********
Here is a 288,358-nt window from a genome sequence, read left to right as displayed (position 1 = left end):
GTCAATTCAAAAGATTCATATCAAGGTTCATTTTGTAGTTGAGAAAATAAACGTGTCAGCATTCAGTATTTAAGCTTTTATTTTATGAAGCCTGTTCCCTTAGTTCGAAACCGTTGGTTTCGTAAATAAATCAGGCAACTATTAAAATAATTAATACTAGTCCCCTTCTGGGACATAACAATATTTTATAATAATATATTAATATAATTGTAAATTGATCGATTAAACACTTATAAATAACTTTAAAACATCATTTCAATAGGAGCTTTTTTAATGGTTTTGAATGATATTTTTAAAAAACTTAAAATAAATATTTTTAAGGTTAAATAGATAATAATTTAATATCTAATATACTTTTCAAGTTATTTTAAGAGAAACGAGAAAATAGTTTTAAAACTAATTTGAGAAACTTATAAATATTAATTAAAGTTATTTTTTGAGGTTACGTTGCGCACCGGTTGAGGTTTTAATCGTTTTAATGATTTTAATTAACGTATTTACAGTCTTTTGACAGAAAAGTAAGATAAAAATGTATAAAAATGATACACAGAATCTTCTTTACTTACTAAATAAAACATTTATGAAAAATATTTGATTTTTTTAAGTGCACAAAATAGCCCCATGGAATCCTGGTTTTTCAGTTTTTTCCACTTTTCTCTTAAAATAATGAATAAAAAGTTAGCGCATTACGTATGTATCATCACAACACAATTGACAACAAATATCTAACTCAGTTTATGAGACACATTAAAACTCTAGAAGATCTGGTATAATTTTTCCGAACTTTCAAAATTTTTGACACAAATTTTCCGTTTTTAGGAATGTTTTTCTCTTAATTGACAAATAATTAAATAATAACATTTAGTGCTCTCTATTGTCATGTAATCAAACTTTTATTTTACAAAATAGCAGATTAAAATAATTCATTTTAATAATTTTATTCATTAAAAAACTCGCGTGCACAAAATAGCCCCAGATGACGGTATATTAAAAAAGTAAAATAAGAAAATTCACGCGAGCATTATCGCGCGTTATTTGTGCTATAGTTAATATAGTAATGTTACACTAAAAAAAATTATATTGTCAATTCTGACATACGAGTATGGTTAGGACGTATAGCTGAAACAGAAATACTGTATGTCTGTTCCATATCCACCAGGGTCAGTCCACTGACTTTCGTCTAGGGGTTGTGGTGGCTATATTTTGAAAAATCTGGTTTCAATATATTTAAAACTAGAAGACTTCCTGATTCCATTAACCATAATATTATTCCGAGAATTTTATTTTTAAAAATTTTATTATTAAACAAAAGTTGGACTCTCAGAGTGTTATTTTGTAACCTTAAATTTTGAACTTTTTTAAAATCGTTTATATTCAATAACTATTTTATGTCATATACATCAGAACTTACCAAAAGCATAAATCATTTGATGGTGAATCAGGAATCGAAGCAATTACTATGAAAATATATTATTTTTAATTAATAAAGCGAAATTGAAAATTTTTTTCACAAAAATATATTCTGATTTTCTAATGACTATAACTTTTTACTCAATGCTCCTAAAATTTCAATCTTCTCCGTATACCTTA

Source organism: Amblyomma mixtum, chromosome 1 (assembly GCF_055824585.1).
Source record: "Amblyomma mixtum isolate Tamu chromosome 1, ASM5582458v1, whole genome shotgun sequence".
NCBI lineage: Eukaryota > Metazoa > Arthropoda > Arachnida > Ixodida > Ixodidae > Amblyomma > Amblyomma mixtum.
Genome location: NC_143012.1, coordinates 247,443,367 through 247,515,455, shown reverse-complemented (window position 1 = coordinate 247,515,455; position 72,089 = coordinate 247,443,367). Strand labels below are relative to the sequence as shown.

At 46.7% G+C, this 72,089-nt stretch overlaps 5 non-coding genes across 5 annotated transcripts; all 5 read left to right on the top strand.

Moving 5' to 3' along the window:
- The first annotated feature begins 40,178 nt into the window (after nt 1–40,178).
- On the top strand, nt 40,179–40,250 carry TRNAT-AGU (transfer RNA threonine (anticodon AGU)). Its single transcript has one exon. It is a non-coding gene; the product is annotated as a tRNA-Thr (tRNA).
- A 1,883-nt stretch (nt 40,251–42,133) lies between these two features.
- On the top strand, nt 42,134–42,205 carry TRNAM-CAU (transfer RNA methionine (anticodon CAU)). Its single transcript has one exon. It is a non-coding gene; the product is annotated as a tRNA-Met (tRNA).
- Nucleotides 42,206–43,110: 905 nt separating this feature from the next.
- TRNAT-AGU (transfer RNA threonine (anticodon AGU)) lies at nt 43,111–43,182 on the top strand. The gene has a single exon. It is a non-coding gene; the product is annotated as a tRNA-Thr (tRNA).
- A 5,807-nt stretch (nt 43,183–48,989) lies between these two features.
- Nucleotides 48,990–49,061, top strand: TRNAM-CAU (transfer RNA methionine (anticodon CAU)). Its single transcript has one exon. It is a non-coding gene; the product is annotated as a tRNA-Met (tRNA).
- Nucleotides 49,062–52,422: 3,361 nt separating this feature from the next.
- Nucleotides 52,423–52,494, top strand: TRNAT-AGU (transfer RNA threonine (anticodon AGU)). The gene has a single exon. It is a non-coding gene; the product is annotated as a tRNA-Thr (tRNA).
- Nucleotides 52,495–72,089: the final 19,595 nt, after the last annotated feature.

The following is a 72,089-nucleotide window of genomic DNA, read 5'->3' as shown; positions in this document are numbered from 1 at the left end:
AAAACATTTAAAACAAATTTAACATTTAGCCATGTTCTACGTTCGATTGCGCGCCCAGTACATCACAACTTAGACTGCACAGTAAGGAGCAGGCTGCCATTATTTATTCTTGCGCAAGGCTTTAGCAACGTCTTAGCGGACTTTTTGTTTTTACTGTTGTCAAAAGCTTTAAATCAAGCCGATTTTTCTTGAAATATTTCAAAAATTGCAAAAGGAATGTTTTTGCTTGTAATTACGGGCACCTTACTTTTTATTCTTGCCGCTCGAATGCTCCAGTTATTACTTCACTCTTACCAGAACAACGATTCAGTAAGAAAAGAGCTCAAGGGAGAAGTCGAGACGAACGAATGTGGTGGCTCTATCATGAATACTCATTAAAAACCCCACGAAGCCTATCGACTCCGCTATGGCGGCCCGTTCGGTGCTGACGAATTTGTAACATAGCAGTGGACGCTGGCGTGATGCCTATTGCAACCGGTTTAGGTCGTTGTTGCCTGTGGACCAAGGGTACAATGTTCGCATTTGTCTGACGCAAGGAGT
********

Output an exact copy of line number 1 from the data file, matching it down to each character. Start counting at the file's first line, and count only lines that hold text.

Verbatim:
Here is a 288,358-nt window from a genome sequence, read left to right as displayed (position 1 = left end):